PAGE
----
Causa Nostrae Laetitiae
26 In the sixth month, the angel Gabriel was sent from God to a town of Galilee called Nazareth, 27 to a virgin betrothed to a man named Joseph, of the house of David, and the virgin’s name was Mary. 28 And coming to her, he said, “Hail, favored one! The Lord is with you.” 29 But she was greatly troubled at what was said and pondered what sort of greeting this might be. 30 Then the angel said to her, “Do not be afraid, Mary, for you have found favor with God. 31 Behold, you will conceive in your womb and bear a son, and you shall name him Jesus. 32 He will be great and will be called Son of the Most High,[a] and the Lord God will give him the throne of David his father, 33 and he will rule over the house of Jacob forever, and of his kingdom there will be no end.” 34 But Mary said to the angel, “How can this be, since I have no relations with a man?”[b]35 And the angel said to her in reply, “The holy Spirit will come upon you, and the power of the Most High will overshadow you. Therefore the child to be born will be called holy, the Son of God. 36 And behold, Elizabeth, your relative, has also conceived[c] a son in her old age, and this is the sixth month for her who was called barren; 37 for nothing will be impossible for God.” 38 Mary said, “Behold, I am the handmaid of the Lord. May it be done to me according to your word.” Then the angel departed from her. ( Luke 1: 26-38 )
When he was 16 years old, even before he became Catholic, the young Chesterton wrote a poetic devotion to Mary and her acceptance of God’s will in bearing the Christ child for the world. We celebrate today the incarnation of the Second Person of the Holy Trinity – Jesus Christ!
“Hail Mary, thou blessed among women, generations shall rise up to greet,
After ages of wrangles and dogma, I come with a prayer to thy feet.
Where Gabriel’s red plumes were a wind in the lanes of thy lilies at eve,
We love, who have done with the churches, we worship, who may not believe.
Shall I reck that the chiefs we revolt with, stern elders with scoff and with frown,
Have scourged from thine altar the kneelers, and reft from thy forehead the crown?
For God’s light for the world has burnt through it, the thought whereof thou wert the sign,
As a sign, for all faiths are as symbols, as human, and man is divine.
We know that men prayed to their image and crowned their own passions as powers,
We know that their gods were their shadows, nor are ‘shamed of this queen that was ours:
We know as the people the priest is, as the men are the goddess shall be,
And all harlots were worshipped in Cyprus, all maidens and mothers in thee.
Who shall murmur of dreams or be sour when the tale of thy triumph is told,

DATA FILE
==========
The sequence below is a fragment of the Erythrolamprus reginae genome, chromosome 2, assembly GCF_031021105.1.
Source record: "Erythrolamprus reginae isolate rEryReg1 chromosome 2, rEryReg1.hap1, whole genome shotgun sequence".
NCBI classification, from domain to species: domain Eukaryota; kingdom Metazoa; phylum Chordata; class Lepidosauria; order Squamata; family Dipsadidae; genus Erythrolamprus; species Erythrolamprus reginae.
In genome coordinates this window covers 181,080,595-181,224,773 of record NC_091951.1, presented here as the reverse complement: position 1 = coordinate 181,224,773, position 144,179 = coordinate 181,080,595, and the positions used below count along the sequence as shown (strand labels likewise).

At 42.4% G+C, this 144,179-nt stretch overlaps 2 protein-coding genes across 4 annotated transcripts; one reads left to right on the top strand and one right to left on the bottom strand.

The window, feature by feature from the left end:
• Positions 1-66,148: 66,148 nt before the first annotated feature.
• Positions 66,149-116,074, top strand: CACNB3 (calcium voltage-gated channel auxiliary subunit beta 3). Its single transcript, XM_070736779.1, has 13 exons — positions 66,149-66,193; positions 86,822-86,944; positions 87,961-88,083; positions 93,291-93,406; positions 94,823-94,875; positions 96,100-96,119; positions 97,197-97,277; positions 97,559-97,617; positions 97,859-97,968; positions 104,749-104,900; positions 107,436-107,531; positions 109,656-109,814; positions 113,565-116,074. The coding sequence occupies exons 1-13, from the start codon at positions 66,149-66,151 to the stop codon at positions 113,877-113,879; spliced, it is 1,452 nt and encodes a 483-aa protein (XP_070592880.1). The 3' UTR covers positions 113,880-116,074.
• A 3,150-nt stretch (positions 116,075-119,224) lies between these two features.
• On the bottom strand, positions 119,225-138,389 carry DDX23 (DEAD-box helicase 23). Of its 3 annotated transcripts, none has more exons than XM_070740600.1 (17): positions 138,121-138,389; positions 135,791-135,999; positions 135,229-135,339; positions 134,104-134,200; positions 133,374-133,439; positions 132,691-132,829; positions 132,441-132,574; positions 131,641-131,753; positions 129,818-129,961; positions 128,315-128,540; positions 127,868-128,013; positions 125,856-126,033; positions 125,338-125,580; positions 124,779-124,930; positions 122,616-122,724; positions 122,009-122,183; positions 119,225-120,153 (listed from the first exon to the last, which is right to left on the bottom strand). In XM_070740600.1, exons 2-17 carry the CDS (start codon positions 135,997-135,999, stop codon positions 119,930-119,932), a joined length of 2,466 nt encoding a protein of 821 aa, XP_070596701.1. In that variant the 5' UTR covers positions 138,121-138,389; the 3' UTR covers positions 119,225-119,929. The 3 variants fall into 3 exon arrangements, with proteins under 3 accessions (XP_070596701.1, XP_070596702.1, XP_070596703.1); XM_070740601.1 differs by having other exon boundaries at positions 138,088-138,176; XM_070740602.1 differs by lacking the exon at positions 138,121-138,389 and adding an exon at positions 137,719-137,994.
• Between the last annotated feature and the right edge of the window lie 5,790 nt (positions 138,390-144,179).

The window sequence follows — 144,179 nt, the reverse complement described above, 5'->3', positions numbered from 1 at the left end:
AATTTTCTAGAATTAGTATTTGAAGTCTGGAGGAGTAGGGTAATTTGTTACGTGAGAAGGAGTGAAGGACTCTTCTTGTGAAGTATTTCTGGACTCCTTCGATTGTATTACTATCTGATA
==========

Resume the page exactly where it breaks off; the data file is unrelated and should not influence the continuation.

When thy star rose a sun and a meteor o’er empires and cities of old?
When against the dim altars of passion, the garlands of queens god-embraced,
Come the peace of a poor Jewish maid in the lily-like pride of the chaste,
Came weak, without swords of the flesh, without splendours of lyres or of pen,
As a naked appeal to things pure in the hearts of the children of men;
And e’en as she walked as one dreaming, sweet, pale as the evening star,
The spell of the wanton was snapped, and the revel of gods rolled afar,
And she brightened the glens that were gloomy, and softened the tribes that were wild,
Till the world grew a worshipping choir round the shapes of a mother and child.
O woman, O maiden and mother, now also we need thee to greet:
Now in ages of change and of question, I come with a prayer to thy feet,
In the earthquake and cleaving of strata, the lives of low passions we see,
And the horrors we bound in dark places rejoice, having hope to be free;
Wild voices from hills half-forgotten laugh scorn at all bonds that restrain:
O queen of all tender and holy, come down and confound them again!
They dream that another shall oust thee, a lower rise strong o’er the higher,
And tread on the stars of thy night and the rose that was born of thy brier;
She is wreathed with red rose that is thornless, with warmth never stinging as fire,
She is pleasure, and this is the end of the world and the world’s desire.
O dead worlds of valour and faith, O brave hearts that strove hard to be pure,
O wonderful longing of man, the old taint of his being to cure,
Old voices in strange exaltation, with lightning and star taking part,
When like song of the wind in his ears were the statutes, rejoicing the heart:
When he yearned with a terrible joy to the laws that avenge and restrain:
Sleep, children of faith, though ye reign not, yet men were more great in thy reign,
More great, yet I wrong thee, O present, the fruit of the things that have been,
Man’s soul that was high shall be higher, man’s heart that God cleansed shall be clean.
And the blazon shall rest on their bosoms, the soul-star upon them that flames,
And the child ten times christened shall lead them, the vision with varying names:
The life that was Mary’s shall guard us, the dreams to high things that belong,
The wonder, the holy, the highest shall stand among men and be strong,
In its wings they shall dwell, like to children, all words that revere and forgive,
Pure secrets and kindlier longings in this shall find shelter and live;
A flower growing high as a star grows, yet fed with the life of man’s roots,
A race of men nearer the spirit, men farther, not nearer to brutes:
Therefore, breathe I a prayer for a moment, at this, the lone shrine of the past,
Whose face was the sun of the ages, whose soul shall be light to the last;
For man’s hope of high things never faileth, though visions and worships may fail,
O Mary, thou blessed among women, great pureness and motherhood hail!” – G. Chesterton, Ave Maria
Read more on Chesterton and Mary from Father Mark Lawler.